Once you have your point in place, you’ll need to profile the handle to fit a human hand. I form the handle profile by making a light strike onto the spine of the blade over the anvil’s edge to form a slight dent. I use that dent as a reference point and upset all the steel on the handle side of the dent. The horn of your anvil can be used to create an ergonomic design.

Be vigilant about flattening your workpiece and straightening the spine of the blade during these operations.



With your workpiece roughly shaped, it is time to anneal it. This involves heating the steel and allowing it to cool very slowly, making the steel softer and more workable for subsequent operations.

Many smiths will heat their blade and leave it to cool in the forge, but I prefer to cool it in a dry medium such as a bucket of powdered charcoal or sand. Slowly plunging a heated blade into it will force it to cool very slowly.


The Next Steps

At this point, you are essentially finished with the metal deformation aspects of bladesmithing. Though beyond the scope of this article, my book describes the steps and tools necessary to complete your knife. These include:

  • Locating and cutting the plunge line
  • Grinding the bevel of your blade and forming a preliminary edge
  • Preparing the tang, or portion of the workpiece that extends into, and is held by, the handle


Normalizing, Hardening and Tempering the Blade

Your blade is now ready to be hardened. Before that, however, it must be normalized. Normalizing resets and redistributes the steel ingredients and relieves the stresses inside the steel caused by hammering during forging. To normalize the workpiece, heat it to 1500-1600ºF and let it cool in still air until all the color has left the blade.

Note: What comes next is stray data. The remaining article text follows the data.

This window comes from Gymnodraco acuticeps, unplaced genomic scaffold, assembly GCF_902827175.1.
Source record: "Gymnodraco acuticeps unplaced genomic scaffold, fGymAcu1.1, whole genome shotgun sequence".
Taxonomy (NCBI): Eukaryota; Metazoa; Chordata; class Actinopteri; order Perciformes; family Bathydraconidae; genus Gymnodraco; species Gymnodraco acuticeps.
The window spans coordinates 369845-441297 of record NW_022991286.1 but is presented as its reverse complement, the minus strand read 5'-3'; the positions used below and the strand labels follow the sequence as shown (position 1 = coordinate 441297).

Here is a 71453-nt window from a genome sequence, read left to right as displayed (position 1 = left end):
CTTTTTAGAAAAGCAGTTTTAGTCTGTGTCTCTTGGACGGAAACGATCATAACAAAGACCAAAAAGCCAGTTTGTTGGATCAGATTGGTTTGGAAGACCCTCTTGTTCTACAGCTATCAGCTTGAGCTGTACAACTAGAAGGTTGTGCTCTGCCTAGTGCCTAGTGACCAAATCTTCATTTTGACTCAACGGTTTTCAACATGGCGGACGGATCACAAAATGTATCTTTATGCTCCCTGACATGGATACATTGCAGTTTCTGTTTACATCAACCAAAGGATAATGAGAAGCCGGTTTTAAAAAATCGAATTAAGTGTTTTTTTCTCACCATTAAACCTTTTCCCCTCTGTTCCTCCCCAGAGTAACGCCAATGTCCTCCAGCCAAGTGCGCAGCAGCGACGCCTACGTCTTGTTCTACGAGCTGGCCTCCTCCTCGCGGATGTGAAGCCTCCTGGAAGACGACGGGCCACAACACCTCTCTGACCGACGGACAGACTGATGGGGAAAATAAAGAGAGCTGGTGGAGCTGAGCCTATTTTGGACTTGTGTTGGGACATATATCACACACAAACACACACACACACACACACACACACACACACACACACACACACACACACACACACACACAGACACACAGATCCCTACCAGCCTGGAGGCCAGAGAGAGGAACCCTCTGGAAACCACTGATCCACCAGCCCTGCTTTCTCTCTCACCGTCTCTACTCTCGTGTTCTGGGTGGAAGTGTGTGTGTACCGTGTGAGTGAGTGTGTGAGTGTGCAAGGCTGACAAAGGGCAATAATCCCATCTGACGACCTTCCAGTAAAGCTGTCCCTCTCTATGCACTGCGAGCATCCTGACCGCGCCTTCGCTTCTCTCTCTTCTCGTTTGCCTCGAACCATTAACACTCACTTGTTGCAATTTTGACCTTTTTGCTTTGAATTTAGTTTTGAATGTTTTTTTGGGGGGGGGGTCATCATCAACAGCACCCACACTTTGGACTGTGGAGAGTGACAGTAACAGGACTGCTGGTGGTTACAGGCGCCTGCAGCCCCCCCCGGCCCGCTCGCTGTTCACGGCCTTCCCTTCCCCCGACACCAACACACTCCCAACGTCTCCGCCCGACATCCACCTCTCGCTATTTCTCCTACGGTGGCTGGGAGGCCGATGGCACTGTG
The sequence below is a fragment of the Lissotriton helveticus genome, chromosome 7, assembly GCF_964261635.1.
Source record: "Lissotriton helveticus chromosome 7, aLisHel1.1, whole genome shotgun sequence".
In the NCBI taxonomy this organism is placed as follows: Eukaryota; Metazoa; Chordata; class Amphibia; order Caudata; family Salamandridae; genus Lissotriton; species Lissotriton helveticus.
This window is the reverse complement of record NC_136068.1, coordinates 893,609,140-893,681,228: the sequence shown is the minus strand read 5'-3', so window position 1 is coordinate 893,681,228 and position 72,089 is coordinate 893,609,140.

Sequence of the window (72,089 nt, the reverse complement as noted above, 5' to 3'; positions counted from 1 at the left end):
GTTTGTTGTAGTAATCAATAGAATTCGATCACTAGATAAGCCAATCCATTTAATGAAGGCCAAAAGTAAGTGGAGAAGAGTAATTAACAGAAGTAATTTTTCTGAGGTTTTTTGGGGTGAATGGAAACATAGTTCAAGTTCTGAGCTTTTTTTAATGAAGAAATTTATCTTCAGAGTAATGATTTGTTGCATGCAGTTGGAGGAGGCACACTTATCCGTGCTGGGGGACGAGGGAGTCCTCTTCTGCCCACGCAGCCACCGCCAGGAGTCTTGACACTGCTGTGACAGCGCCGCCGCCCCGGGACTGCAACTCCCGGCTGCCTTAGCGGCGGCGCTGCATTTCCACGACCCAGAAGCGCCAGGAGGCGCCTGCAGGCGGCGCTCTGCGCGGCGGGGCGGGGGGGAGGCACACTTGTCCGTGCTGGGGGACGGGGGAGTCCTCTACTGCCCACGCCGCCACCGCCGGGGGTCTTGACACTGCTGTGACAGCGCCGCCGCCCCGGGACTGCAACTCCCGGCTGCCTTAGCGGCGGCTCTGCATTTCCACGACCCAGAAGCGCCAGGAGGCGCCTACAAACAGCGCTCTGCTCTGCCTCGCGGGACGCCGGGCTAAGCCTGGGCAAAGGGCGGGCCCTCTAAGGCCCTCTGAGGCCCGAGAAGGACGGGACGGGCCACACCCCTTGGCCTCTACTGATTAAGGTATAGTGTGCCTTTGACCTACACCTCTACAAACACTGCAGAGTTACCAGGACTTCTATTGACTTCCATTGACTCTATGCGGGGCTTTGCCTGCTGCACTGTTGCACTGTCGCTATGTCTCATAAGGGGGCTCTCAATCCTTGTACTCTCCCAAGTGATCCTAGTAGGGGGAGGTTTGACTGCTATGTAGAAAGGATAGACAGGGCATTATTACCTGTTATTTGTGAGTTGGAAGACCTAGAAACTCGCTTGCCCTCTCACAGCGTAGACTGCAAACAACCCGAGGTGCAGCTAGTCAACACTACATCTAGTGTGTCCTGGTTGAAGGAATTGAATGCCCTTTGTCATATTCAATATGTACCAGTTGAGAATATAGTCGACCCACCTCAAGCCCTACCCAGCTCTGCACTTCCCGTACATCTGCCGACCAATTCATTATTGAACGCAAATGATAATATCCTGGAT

Quenching is the process of heating the edge of the blade and dunking it into a quenchant such as oil, water, polymer solution or brine. Quenching causes the formation of martensite, which is the hardest of steel’s phases. However, this level of hardness is too extreme for a usable blade, which might otherwise shatter in service. Therefore, we must temper the blade after quenching. When properly performed, tempering will balance the hardness and the toughness of your blade.


Final Steps

Having made it this far, you are now ready for the final steps, which are also beyond the scope of this article. These include:

  • Cleaning the workpiece
  • Creating the cutting edge and honing the blade
  • Choosing and sourcing the right handle material
  • Handle assembly and attachment
  • Shaping the handle
  • Finishing the knife
  • Care and maintenance



What we have covered here is but a simple summary of how to finish your bush knife, with an emphasis on the metalworking aspects. There are many additional illustrations, details and tips on how to succeed in my book. If you take your time and practice each step as needed, you will end up with more that just a beautiful, usable knife – you will have a family heirloom.

This article has been excerpted by permission from Making Your Own Bush Knife: A Beginner’s Guide for the Backyard Knifemaker, by Bradley Richardson. The 184-page book from Fox Chapel Publishing (Lancaster, Pa.) is full of additional helpful tips and illustrations to help guide you through the knifemaking process. Author Bradley Richardson is an outdoorsman and master knifemaker who founded Timberlee Tool & Trade, Traverse City, Mich. Questions should be addressed to For additional information about the book, please visit